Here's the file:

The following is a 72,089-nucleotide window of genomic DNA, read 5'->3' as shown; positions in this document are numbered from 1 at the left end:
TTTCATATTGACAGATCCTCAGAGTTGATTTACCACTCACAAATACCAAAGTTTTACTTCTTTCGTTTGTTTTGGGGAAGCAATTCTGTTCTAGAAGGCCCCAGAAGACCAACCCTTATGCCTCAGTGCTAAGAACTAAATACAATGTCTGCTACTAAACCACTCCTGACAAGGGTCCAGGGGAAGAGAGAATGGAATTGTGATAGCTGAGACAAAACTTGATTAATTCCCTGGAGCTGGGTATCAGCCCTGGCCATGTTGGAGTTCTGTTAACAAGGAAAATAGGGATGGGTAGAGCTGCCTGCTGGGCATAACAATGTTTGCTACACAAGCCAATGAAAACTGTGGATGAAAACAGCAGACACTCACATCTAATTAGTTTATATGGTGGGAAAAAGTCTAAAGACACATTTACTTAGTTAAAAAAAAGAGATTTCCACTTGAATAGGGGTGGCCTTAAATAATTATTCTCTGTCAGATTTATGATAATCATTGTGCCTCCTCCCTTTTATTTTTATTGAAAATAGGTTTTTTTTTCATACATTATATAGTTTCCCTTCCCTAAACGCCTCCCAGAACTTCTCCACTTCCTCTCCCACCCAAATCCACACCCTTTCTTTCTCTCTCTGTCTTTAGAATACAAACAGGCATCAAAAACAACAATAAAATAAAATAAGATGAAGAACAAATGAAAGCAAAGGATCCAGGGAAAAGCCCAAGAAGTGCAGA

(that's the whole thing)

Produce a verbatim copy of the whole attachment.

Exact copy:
The following is a 72,089-nucleotide window of genomic DNA, read 5'->3' as shown; positions in this document are numbered from 1 at the left end:
TTTCATATTGACAGATCCTCAGAGTTGATTTACCACTCACAAATACCAAAGTTTTACTTCTTTCGTTTGTTTTGGGGAAGCAATTCTGTTCTAGAAGGCCCCAGAAGACCAACCCTTATGCCTCAGTGCTAAGAACTAAATACAATGTCTGCTACTAAACCACTCCTGACAAGGGTCCAGGGGAAGAGAGAATGGAATTGTGATAGCTGAGACAAAACTTGATTAATTCCCTGGAGCTGGGTATCAGCCCTGGCCATGTTGGAGTTCTGTTAACAAGGAAAATAGGGATGGGTAGAGCTGCCTGCTGGGCATAACAATGTTTGCTACACAAGCCAATGAAAACTGTGGATGAAAACAGCAGACACTCACATCTAATTAGTTTATATGGTGGGAAAAAGTCTAAAGACACATTTACTTAGTTAAAAAAAAGAGATTTCCACTTGAATAGGGGTGGCCTTAAATAATTATTCTCTGTCAGATTTATGATAATCATTGTGCCTCCTCCCTTTTATTTTTATTGAAAATAGGTTTTTTTTTCATACATTATATAGTTTCCCTTCCCTAAACGCCTCCCAGAACTTCTCCACTTCCTCTCCCACCCAAATCCACACCCTTTCTTTCTCTCTCTGTCTTTAGAATACAAACAGGCATCAAAAACAACAATAAAATAAAATAAGATGAAGAACAAATGAAAGCAAAGGATCCAGGGAAAAGCCCAAGAAGTGCAGA